Heavenly Sword Review
Action games are a dime a dozen and most of them, even the great ones such as God of War, really devolve into button mashers much of the time. While entries such as Devil May Cry and Ninja Gaiden manage to retain the intense action without resorting to interactive cutscenes and button mashing these are few and far between. Most games can be picked up by just about anyone and be button mashed through, if not beaten using that “technique.” It is obvious that the developers of Heavenly Sword wanted to avoid falling into this category with quite mixed results.
The biggest success of Heavenly Sword is the storytelling. Not that there is anything all that fantastic about the story itself, it’s a fairly typical tale. Nariko, an outsider from her own people, ends up wielding the Heavenly Sword, a sacred weapon that slowly takes the life of its bearer, to fight off an evil Emperor. What really makes Heavenly Sword shine is how the story is told.
Using the motion capture god Anthony Serkis, the man behind Gollum in the The Lord of the Rings Trilogy, they have managed to get incredibly realistic cutscenes of a quality never before scene. The lip-synching matches up to the words perfectly in almost every area of the game, the physical mannerisms of the actors and subtle body language all go a really long ways to immersing you in the story. Much of the time these cutscenes really do come across with an almost Hollywood movie type quality to them.
Then again it is also the characters that make the game. Nariko is fairly stereotypical of a tough-guy type character, except the guy is a gal. She is rather wooden and one dimensional for the most part. However Emperor Bohan, the irrepressible Kai and Bohan’s three flunkies all do incredible jobs of drawing you into the experience. The interaction between characters goes to a nearly unbelievable level in projecting the actors’ emotions through their video game avatars.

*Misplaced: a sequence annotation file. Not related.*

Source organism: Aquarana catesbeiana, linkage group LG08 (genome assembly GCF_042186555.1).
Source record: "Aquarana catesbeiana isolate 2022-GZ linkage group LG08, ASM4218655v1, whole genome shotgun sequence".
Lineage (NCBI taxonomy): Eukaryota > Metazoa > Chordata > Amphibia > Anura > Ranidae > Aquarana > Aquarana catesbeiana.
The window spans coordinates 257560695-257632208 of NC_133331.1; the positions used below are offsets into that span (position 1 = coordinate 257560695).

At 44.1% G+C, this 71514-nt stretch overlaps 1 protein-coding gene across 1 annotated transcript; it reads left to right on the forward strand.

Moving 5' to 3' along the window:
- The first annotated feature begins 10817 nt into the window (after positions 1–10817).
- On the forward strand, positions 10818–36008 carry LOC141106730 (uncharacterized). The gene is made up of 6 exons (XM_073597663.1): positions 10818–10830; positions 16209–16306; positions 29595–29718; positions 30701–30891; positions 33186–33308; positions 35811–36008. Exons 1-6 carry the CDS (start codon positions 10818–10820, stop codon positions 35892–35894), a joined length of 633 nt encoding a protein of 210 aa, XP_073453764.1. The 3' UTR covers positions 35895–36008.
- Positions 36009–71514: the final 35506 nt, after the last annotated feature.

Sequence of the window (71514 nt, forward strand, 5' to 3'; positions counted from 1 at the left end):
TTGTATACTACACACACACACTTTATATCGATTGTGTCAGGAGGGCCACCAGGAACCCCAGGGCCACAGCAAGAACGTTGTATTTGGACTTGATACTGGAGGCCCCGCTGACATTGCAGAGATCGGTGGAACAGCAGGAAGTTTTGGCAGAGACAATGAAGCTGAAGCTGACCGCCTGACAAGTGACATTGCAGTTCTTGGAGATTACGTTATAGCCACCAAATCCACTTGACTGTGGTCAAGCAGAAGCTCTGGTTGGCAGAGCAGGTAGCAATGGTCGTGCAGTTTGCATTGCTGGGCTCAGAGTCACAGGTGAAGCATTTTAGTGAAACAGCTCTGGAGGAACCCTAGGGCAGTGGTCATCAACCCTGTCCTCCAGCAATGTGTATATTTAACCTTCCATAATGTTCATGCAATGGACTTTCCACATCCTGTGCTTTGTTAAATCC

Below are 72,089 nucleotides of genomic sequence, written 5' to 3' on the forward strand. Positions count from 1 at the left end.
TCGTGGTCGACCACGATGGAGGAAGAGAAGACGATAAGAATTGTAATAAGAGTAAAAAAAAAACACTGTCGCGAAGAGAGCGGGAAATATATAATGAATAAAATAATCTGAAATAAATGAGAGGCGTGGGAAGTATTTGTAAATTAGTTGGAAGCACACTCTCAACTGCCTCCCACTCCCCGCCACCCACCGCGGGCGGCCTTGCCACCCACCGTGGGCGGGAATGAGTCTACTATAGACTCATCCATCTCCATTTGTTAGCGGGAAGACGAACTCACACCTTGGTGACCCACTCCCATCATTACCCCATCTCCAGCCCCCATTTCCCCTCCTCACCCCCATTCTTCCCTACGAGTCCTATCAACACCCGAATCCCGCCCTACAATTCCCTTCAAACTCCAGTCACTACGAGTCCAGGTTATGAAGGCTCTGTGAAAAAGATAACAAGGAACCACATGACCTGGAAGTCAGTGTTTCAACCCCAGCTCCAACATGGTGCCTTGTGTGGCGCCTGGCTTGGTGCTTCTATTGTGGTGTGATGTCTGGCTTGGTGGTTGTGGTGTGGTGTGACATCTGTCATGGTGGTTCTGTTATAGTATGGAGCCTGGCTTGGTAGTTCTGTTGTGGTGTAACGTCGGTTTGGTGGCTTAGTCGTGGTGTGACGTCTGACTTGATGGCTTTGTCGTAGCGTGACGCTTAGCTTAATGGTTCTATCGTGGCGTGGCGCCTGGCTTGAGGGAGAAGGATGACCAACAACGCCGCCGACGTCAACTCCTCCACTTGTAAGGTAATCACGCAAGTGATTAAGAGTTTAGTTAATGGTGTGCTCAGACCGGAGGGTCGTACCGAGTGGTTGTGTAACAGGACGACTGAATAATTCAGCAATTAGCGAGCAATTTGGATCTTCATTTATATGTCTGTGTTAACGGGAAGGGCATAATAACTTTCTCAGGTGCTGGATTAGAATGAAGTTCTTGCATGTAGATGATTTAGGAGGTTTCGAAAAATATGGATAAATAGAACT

The voice acting is pretty much flawless as well. While some of the characters can come off as really silly at first you will soon realize that this is how the character was meant to act. It isn’t a failing in the acting quality as much as it is just an obnoxious and insane man. Much of the voice work is like this, being of good quality if not a bit quirky. There is nothing dubious about the music though. It’s all suitably epic and sometimes over the top but it fits the game rather well. At the drop of a hat it can go from subdued tribal sounding music to the crashing drums of war.
Nariko has a variety of attacks at her disposal. While she starts off wielding a simple long sword she eventually wields the Heavenly Sword in all its glory. This magical weapon can be alternated between three different modes. In its default mode, or speed stance, Nariko breaks the blade into the separate long swords and uses them to handle most enemies. This is your middle ground, fairly strong and fast but nothing too incredible. It is mostly designed for handling large groups of weaker enemies.